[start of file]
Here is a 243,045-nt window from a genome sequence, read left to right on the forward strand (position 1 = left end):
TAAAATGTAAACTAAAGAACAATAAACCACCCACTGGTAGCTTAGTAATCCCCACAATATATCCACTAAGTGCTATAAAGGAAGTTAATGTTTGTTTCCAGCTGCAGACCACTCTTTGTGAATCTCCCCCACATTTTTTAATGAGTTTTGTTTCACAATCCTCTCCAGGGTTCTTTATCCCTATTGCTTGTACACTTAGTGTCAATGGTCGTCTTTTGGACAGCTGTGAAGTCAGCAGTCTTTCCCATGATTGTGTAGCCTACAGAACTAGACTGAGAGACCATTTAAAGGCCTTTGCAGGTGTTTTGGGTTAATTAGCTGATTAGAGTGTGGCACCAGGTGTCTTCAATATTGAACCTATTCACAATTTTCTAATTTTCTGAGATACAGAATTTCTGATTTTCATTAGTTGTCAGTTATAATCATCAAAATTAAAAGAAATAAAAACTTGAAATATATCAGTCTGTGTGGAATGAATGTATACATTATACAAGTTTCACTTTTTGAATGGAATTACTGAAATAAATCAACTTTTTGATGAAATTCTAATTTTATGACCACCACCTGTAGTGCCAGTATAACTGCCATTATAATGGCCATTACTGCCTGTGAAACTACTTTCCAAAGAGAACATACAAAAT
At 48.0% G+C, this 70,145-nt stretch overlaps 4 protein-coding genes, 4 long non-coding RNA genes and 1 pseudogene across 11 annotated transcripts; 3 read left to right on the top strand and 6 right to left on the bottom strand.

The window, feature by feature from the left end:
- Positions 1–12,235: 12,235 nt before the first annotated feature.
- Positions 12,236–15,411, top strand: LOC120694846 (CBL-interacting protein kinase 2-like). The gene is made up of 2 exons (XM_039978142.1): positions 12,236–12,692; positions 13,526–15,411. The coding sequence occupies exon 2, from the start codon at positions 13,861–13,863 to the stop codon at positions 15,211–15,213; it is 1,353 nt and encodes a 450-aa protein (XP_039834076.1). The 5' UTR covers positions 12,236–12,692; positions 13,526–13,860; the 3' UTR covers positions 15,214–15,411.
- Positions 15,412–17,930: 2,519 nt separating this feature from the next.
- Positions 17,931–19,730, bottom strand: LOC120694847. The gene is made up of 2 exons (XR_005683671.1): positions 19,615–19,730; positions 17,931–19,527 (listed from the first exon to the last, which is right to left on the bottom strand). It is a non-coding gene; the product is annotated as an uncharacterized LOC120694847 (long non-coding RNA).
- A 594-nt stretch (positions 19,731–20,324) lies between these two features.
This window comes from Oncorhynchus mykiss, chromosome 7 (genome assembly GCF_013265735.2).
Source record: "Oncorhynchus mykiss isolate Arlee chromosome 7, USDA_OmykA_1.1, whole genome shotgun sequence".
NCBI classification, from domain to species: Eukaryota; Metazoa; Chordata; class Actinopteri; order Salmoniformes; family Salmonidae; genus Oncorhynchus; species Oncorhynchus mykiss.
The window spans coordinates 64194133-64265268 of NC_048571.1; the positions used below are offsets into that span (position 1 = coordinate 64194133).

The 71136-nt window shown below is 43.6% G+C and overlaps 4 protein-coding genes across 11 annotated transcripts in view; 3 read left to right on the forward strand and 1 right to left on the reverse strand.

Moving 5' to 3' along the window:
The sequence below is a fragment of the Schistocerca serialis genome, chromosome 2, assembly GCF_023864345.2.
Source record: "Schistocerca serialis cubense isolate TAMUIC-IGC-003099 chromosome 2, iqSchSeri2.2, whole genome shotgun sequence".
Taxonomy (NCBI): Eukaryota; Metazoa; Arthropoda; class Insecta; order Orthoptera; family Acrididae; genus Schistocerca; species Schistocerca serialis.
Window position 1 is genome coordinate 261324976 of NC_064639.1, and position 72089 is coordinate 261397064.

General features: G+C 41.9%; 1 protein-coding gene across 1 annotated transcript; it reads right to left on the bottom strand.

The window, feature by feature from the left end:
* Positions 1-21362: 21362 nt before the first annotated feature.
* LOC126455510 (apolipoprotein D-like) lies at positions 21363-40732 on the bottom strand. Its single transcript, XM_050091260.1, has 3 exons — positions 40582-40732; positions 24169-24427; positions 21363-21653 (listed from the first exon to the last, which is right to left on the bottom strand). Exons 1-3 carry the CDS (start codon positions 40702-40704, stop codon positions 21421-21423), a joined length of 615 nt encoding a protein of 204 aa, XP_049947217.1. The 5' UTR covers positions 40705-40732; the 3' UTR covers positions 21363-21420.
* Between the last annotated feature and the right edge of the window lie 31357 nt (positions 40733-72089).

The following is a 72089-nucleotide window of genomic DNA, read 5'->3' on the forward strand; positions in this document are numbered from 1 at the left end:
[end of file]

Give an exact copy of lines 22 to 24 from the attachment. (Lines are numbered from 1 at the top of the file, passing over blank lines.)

* Positions 1-21362: 21362 nt before the first annotated feature.
* LOC126455510 (apolipoprotein D-like) lies at positions 21363-40732 on the bottom strand. Its single transcript, XM_050091260.1, has 3 exons — positions 40582-40732; positions 24169-24427; positions 21363-21653 (listed from the first exon to the last, which is right to left on the bottom strand). Exons 1-3 carry the CDS (start codon positions 40702-40704, stop codon positions 21421-21423), a joined length of 615 nt encoding a protein of 204 aa, XP_049947217.1. The 5' UTR covers positions 40705-40732; the 3' UTR covers positions 21363-21420.
* Between the last annotated feature and the right edge of the window lie 31357 nt (positions 40733-72089).